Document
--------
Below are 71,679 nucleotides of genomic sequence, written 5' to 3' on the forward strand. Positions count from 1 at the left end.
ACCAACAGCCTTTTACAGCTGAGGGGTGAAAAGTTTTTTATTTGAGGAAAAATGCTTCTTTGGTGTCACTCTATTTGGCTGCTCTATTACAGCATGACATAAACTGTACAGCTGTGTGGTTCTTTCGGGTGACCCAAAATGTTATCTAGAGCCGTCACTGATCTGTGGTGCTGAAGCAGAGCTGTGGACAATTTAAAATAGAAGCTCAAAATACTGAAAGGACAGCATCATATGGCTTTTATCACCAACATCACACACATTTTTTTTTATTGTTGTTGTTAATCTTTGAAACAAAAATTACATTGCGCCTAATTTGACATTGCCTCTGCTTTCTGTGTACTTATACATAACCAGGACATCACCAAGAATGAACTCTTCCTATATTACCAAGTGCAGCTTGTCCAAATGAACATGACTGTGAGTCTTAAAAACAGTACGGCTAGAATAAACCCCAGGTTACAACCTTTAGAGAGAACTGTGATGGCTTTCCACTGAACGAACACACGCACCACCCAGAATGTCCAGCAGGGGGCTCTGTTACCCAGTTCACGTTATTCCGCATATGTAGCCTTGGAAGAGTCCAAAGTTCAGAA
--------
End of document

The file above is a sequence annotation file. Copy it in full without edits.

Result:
Below are 71,679 nucleotides of genomic sequence, written 5' to 3' on the forward strand. Positions count from 1 at the left end.
ACCAACAGCCTTTTACAGCTGAGGGGTGAAAAGTTTTTTATTTGAGGAAAAATGCTTCTTTGGTGTCACTCTATTTGGCTGCTCTATTACAGCATGACATAAACTGTACAGCTGTGTGGTTCTTTCGGGTGACCCAAAATGTTATCTAGAGCCGTCACTGATCTGTGGTGCTGAAGCAGAGCTGTGGACAATTTAAAATAGAAGCTCAAAATACTGAAAGGACAGCATCATATGGCTTTTATCACCAACATCACACACATTTTTTTTTATTGTTGTTGTTAATCTTTGAAACAAAAATTACATTGCGCCTAATTTGACATTGCCTCTGCTTTCTGTGTACTTATACATAACCAGGACATCACCAAGAATGAACTCTTCCTATATTACCAAGTGCAGCTTGTCCAAATGAACATGACTGTGAGTCTTAAAAACAGTACGGCTAGAATAAACCCCAGGTTACAACCTTTAGAGAGAACTGTGATGGCTTTCCACTGAACGAACACACGCACCACCCAGAATGTCCAGCAGGGGGCTCTGTTACCCAGTTCACGTTATTCCGCATATGTAGCCTTGGAAGAGTCCAAAGTTCAGAA